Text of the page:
James and Gillian Servais build “stealth homes”. Over the years the couple have designed more than twenty houses, mostly in the Berkeley and Oakland hills, and the one characteristic they all share is how well they blend into their surroundings. With their dirt-colored stucco and discreet positioning, they are the antithesis of the architecturally strident “statement” homes that some people chose to build in the aftermath of the 1991 East Bay firestorm.
The look is invariably rustic chic. Think limestone floors, hearths made from slabs of sandstone and recycled wood used for exposed beams and doors. The influences are Mediterranean and early Monterey with a dash of the Southwest.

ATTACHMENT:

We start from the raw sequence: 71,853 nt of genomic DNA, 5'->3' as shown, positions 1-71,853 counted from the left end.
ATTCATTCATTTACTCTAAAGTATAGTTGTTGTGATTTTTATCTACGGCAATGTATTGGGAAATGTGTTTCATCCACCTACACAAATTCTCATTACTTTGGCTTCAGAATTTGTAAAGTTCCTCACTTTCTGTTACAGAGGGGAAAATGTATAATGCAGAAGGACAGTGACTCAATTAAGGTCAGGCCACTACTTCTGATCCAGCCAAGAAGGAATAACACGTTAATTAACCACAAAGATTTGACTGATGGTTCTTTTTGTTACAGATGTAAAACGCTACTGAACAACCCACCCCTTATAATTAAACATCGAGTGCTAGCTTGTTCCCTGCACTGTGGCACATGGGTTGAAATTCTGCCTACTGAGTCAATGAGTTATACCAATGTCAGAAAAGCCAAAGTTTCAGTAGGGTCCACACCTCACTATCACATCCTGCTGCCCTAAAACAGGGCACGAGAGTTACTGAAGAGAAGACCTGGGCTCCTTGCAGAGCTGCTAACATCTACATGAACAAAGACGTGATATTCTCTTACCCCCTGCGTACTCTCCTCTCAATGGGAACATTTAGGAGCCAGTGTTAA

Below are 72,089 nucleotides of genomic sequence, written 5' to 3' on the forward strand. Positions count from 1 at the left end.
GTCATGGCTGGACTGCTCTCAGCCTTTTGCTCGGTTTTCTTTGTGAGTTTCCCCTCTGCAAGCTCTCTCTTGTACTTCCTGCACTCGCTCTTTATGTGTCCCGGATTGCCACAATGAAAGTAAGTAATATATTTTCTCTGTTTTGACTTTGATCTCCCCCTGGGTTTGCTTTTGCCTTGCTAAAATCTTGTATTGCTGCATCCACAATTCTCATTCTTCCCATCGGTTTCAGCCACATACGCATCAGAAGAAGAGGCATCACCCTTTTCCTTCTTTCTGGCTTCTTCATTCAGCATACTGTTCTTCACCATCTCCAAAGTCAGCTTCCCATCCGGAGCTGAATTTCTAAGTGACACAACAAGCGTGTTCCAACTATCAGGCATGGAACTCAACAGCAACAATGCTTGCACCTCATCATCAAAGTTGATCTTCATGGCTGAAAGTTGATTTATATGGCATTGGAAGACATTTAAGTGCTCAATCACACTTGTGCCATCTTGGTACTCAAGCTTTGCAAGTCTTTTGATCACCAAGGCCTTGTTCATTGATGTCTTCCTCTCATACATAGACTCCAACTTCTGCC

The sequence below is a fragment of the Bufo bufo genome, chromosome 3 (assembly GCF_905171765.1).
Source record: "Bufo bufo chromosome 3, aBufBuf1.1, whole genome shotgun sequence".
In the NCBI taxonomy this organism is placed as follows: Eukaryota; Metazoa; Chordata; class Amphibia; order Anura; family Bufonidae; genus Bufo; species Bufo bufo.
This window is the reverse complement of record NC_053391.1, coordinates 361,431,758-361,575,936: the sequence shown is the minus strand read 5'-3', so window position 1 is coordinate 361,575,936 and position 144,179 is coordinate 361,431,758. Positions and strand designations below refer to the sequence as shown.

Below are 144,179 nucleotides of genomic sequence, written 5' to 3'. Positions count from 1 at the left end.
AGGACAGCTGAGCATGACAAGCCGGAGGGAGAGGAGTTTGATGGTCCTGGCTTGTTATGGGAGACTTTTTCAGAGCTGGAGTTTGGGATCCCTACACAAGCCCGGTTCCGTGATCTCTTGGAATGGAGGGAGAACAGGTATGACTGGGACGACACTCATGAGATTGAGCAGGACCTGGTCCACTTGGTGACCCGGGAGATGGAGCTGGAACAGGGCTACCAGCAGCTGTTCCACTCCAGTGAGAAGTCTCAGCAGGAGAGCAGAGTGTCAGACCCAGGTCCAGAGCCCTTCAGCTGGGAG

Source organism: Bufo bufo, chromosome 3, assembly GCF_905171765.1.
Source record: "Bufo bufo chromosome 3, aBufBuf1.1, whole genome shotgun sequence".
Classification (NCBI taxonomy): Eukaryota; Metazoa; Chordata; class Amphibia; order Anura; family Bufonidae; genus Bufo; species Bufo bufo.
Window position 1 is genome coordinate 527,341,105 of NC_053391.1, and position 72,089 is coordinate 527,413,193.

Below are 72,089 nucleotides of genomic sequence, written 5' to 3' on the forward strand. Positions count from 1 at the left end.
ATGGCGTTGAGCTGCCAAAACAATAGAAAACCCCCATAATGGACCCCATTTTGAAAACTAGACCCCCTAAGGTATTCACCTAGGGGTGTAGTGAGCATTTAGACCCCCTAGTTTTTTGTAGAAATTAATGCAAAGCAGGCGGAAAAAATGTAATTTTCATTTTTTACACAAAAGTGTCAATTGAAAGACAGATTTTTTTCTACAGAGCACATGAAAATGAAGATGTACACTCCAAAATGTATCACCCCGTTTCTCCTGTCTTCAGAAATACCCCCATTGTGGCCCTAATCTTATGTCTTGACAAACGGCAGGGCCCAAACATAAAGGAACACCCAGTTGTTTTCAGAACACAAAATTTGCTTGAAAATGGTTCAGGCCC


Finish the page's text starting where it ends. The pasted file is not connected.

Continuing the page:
1400 West View Drive, a 3+/2.5 with a garden, Bay views and a 2-car garage, has vaulted beamed ceilings (as in the living room, above) and hand-plastered walls. It’s not the most accessible spot: it’s reached by a private drive and parking is limited. And with its 34/100 Walk Score, it’s not for someone looking to reduce their dependence on foreign oil. But it may suit someone looking to retreat to the hills and, at $481/sq ft, the price is not unreasonable (Berkeley average being $433).
Another Servais home, at 1269 Grand View Drive, sold in April this year for $2,025,000 on a $2,495,000 asking price. Down the street, 1260 Grand View Drive — a 3,626 sq ft, 4/3.5 contemporary priced at $1,099,000 — has been languishing on the market for more than 150 days.